Thursday, December 24, 2020

CitizenM's Latest Modular Hotel Built in China

Citizen M chose a Chinese factory to build the modules for its latest hotel in Los Angeles. I wonder if any North American modular manufacturers were even given a chance to bid. And were the Chinese modules subjected to the same regulatory scrutiny as ones built in the US are?

Work is nearly finished in downtown Los Angeles on CitizenM, a hip hotel for international travelers made of prefabricated rooms that were craned into place like a child’s building blocks.

The Dutch developers who launched the project before the pandemic are not rushing to open its doors, but they have carried on building in anticipation of a time when people will again venture from city to city for fun, to try new restaurants and strike up conversations in hotel lobbies with friendly strangers.

CitizenM points to its modular construction approach — like high-stakes Lego — as one reason the company is able to keep costs low and charge less for rooms than its rivals as it looks ahead to a post-pandemic world.

The 11-story CitizenM rose more quickly than most buildings because it was built by stacking pre-made modules on top of one another, an evolving construction method promising efficiency that is still a rarity in Los Angeles.

Modular hotel construction can shave several months off construction, the developers said, which reduces overall costs. The CitizenM will be finished between July and January, a speedy delivery for a new 315-room hotel.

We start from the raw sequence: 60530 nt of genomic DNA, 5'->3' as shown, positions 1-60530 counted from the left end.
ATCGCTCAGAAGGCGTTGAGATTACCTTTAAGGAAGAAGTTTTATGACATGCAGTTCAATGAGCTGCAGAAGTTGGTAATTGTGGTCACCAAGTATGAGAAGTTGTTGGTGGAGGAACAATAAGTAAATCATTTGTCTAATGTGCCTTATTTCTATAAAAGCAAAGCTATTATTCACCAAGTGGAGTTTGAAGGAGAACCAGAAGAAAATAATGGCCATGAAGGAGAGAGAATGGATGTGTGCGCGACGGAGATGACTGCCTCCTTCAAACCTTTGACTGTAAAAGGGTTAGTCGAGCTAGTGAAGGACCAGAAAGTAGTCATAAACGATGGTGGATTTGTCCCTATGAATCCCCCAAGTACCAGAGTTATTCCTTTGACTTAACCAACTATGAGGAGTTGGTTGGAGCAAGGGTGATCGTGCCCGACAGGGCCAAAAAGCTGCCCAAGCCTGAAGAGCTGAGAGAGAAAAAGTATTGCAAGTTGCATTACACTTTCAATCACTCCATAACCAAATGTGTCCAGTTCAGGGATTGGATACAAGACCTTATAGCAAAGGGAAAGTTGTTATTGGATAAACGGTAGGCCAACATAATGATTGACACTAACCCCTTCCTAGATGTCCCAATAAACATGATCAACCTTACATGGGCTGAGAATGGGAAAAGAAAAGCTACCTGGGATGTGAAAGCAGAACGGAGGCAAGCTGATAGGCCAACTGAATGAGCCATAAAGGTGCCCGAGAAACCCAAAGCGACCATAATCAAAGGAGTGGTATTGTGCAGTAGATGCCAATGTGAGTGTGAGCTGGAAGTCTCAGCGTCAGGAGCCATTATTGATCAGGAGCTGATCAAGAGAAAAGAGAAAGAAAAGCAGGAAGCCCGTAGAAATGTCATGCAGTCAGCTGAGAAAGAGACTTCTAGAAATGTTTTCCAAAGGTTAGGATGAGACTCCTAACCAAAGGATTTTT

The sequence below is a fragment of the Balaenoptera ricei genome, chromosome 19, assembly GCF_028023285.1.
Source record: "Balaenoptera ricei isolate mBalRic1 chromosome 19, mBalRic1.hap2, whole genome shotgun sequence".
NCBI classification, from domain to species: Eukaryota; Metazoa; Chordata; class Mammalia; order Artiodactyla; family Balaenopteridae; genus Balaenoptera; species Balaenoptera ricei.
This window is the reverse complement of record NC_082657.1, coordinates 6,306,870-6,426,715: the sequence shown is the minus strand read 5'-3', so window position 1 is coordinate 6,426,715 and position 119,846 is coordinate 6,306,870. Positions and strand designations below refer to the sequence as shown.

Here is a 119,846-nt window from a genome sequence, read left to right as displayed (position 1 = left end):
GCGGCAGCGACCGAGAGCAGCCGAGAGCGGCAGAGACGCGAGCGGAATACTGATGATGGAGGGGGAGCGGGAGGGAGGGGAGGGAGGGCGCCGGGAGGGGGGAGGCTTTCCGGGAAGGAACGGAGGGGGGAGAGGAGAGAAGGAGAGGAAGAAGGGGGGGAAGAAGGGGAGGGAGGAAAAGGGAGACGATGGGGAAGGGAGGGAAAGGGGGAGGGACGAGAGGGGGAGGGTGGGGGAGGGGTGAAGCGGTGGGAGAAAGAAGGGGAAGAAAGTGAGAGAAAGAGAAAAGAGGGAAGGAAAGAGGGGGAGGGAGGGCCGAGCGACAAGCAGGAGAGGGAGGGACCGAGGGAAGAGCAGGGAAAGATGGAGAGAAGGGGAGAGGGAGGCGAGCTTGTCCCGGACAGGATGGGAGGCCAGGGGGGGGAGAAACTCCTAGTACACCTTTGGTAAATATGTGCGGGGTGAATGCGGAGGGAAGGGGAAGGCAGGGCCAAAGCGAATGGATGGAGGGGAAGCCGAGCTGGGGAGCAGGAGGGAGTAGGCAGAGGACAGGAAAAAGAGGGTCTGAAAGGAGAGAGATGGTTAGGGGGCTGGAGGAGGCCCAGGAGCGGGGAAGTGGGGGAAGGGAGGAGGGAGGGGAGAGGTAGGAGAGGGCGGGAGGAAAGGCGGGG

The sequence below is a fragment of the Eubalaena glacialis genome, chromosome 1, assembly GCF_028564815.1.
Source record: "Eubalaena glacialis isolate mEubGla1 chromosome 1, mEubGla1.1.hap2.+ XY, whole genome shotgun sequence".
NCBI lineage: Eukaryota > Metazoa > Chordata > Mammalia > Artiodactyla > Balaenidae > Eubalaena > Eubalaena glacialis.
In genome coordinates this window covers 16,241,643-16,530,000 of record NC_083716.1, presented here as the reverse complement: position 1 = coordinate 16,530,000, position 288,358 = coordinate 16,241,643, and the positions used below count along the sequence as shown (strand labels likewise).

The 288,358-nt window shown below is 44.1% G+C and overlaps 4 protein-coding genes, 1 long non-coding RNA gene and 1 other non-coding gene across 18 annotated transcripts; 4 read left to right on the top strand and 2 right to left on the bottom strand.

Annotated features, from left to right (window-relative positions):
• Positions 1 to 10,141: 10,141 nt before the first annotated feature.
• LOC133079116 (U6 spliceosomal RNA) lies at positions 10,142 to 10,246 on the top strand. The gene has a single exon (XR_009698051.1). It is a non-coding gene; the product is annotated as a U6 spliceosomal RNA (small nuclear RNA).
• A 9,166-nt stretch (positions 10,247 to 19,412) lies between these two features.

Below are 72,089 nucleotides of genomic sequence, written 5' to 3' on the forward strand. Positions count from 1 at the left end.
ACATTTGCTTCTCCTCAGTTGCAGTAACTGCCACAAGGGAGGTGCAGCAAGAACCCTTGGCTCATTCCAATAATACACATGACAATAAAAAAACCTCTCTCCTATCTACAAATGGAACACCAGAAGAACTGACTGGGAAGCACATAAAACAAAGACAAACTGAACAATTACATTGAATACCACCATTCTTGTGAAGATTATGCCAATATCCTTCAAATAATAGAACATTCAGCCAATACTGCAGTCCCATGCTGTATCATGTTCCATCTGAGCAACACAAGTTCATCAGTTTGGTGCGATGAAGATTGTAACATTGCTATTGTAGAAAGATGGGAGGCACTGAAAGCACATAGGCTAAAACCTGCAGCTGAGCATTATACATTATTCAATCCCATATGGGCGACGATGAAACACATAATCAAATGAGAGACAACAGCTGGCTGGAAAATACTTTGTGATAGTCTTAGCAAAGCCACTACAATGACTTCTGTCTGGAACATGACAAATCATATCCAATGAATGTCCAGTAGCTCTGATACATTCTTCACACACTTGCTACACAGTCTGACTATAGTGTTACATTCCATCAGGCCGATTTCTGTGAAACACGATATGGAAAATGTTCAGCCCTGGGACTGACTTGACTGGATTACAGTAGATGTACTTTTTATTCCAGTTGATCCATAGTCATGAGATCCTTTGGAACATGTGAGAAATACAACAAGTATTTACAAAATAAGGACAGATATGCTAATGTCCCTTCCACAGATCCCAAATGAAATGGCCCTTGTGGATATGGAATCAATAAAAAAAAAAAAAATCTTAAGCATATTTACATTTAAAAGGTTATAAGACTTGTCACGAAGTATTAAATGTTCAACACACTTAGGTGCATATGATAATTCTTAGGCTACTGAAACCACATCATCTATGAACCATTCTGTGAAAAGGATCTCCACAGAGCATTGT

Work began in Jiangmen, an industrial city in the Guangdong province of China near the South China Sea. In a factory owned by CIMC, one of the world’s largest manufacturers of shipping containers, workers assembled modules about the same size as standard freight containers — 54 feet long and 8 feet wide.

1 comment:

Scott Peterson said...

Are the materials used to complete the modules compatible with the Referenced Standards in the California Building Code? Were the MEP systems tested prior to their shipment and again when they were installed? How did the modules get a CA FBH Insignia and a 3rd-party Label certifying that they were compliant with the requirements? Was the engineering done to satisfy the seismic requirements of LA County?

Let's not forget that CIMC "used to" supply only containers to the Chinese factories that build the modules. CIMC cut out the middleman and kept the profits. How's that for capitalism in a communist country?